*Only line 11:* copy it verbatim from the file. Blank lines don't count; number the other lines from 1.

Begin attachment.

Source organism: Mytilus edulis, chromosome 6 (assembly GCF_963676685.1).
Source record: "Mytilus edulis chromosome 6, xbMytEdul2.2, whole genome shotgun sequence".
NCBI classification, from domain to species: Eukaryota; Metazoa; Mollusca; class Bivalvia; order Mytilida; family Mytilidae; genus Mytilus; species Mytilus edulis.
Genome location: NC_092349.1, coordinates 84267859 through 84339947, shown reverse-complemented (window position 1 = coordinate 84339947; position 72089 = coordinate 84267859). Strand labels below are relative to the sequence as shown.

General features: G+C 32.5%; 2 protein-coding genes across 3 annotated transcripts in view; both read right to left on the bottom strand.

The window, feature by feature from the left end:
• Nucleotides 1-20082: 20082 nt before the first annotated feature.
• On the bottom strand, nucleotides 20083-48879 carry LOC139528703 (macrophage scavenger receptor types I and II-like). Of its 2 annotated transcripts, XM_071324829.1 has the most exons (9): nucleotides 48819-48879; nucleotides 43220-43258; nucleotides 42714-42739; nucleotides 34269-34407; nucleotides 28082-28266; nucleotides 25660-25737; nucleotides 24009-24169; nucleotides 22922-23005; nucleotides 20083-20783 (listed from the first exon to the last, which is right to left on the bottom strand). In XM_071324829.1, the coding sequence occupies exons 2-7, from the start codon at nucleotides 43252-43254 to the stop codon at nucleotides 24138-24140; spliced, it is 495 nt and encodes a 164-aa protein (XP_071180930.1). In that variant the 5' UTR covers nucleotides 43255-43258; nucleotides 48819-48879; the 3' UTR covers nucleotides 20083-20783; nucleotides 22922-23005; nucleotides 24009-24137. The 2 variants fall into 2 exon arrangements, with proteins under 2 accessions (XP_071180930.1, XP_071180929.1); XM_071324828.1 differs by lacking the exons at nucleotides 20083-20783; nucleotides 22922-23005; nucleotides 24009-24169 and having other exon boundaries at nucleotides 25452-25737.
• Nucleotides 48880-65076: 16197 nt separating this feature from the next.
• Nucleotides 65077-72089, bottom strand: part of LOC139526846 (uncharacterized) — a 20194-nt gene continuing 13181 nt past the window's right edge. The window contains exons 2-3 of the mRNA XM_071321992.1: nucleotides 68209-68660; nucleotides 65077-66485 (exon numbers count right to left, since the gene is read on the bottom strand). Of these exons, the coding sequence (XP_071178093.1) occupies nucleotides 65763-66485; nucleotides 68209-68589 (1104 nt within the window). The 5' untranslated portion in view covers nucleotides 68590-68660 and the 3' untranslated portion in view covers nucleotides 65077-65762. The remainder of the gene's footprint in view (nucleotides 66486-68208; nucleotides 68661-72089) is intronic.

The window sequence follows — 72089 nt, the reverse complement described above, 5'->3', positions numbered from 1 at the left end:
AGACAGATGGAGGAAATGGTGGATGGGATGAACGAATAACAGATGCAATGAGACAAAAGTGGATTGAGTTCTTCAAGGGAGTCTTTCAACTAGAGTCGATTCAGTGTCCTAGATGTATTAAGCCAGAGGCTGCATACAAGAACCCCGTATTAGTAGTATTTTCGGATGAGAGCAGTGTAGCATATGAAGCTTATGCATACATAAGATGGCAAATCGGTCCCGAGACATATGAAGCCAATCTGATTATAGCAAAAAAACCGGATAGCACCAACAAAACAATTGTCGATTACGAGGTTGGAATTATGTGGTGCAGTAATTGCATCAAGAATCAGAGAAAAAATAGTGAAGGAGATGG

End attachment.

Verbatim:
The window sequence follows — 72089 nt, the reverse complement described above, 5'->3', positions numbered from 1 at the left end: